Voicemail is a necessary evil. All my voicemails on my DocumentSnap line and my mobile come in as MP3s so that I can listen to them, and on my mobile phone they are (sort of) transcribed by a service called Phonetag.
Historically, when I was at an event I would take notes by writing in a notebook or typing into the Evernote app or the aforementioned Drafts.
It got to the point where people would take pictures of me (gasp) writing on paper, as my good friend Rebecca Mullen did here.
I recently went to a conference, and as an experiment I tried handwriting on my iPad using the Notability app and an Adonit Jot Pro stylus.
It went pretty well, and I can see myself doing it going forward. I like how Notability lets you seamlessly switch between typing, writing, and drawing.
The only thing I didn’t like about the Adonit was that it made a loud tapping noise as I was writing. If you have a stylus that you love, please let us know in the comments.
Either way, all these notes end up in Evernote.
I am a big fan of the You Need A Budget software/methodology, aka YNAB. They describe it as “four simple rules that help you stop living paycheck to paycheck, get out of debt, and save more money faster”.
I download all my transactions into YNAB, and categorize and track from there.
Using the same password everywhere is a recipe for disaster. You want to use a password manager so that you can have unique secure passwords for each site without going crazy.
I use 1Password on my Mac and Windows machines, iPhone, and iPad. It makes password management so easy and automated.
It’s very rare that I need to fax something, but when I do, I use either HelloFax on my computer or Genius Fax on my iPhone. They make it easy to send faxes without having to touch a fax machine.
I like paper books as much as anyone, but I am shifting more and more of my reading to digital books. Most of my purchased books are read on the Kindle that my wife and I fight over, or on the Kindle app on the iPad or iPhone when I inevitably lose that fight.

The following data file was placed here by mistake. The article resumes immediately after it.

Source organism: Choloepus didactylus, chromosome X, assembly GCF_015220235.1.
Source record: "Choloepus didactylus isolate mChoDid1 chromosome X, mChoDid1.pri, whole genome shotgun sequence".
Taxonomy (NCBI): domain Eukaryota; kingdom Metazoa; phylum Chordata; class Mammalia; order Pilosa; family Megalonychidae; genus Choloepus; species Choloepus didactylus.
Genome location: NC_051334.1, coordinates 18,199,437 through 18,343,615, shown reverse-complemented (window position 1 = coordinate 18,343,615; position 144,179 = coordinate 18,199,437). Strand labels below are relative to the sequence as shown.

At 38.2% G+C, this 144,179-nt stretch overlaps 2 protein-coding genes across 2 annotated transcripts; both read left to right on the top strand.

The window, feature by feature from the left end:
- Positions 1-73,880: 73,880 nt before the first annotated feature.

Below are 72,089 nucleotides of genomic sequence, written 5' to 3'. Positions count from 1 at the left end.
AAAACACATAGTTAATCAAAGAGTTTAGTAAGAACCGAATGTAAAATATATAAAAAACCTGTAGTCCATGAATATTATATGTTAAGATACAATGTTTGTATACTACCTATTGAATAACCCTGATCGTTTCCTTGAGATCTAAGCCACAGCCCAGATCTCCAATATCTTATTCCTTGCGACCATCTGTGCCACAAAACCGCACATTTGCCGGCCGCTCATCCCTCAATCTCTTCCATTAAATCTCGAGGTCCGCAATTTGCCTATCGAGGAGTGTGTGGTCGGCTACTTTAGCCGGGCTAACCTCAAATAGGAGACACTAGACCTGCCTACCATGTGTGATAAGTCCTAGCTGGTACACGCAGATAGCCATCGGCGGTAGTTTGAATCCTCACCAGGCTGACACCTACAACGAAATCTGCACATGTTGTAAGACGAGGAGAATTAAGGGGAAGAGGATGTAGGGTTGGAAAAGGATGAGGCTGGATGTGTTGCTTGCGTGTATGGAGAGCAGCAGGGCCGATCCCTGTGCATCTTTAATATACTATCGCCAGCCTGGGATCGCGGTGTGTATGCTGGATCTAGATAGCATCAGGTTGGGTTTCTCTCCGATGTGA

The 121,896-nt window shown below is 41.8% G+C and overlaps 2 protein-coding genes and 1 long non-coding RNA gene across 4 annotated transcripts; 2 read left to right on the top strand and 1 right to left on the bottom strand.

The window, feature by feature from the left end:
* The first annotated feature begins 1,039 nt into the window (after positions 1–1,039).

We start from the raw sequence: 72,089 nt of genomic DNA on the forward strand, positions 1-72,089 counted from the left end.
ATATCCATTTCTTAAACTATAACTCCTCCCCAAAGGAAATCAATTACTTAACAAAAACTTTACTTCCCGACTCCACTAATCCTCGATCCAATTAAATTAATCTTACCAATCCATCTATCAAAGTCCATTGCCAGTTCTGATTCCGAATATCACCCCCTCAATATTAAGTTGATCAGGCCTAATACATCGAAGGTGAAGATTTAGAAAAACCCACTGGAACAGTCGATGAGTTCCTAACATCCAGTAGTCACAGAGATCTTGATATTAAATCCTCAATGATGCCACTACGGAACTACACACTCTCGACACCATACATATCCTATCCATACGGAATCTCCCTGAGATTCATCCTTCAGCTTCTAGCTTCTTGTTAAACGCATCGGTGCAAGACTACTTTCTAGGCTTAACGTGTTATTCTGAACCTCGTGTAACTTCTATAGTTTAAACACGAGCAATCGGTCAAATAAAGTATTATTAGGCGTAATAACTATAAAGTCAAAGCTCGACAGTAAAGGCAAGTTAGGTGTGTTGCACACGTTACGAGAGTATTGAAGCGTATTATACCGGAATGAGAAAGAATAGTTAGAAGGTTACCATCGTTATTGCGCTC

For books that I download in ePub format, I use the iBooks app on the iPad.
I have shifted all my magazine reading to the tablet. I use the Wired app in Newsstand to read Wired, but I am starting to enjoy the Zinio app for some other publications.
I am sliding more and more down the slippery slope of digital comics lately, so ComiXology has become my guilty pleasure.
Filling Out And Signing Documents
I use PDFpen or good old Preview.app to fill out PDFs, even ones that are not “fillable”.
I recently wrote a newsletter issue on this very topic describing how to do it on Mac, Windows, iOS, and Android.
I can’t send paper cards for obvious reasons, so when I want to send a card I use Paperless Post.
The other day my wife and I were in a store and she pointed at a scale and said “why the heck do you need a scale with Wi-Fi?”
I had to bite my tongue because that very day I was planning to use a gift card I had received to buy that scale. Oops.
I use a Fitbit One to capture my activity and a Fitbit Aria scale to capture my weight etc. These automatically get uploaded to Fitbit’s site where they are tracked over time.
For years I used Lose It, but lately I am playing with MyFitnessPal. I can’t decide which I like better.
As for why I track all these things, I’m a nerd. Why wouldn’t I?
How About You?
These are some ways that I manage my life without paper. How about you? Are there any areas that I have missed? Do you have any alternate tools that you recommend? Let us know in the comments.
(Photo by Brad Greenlee)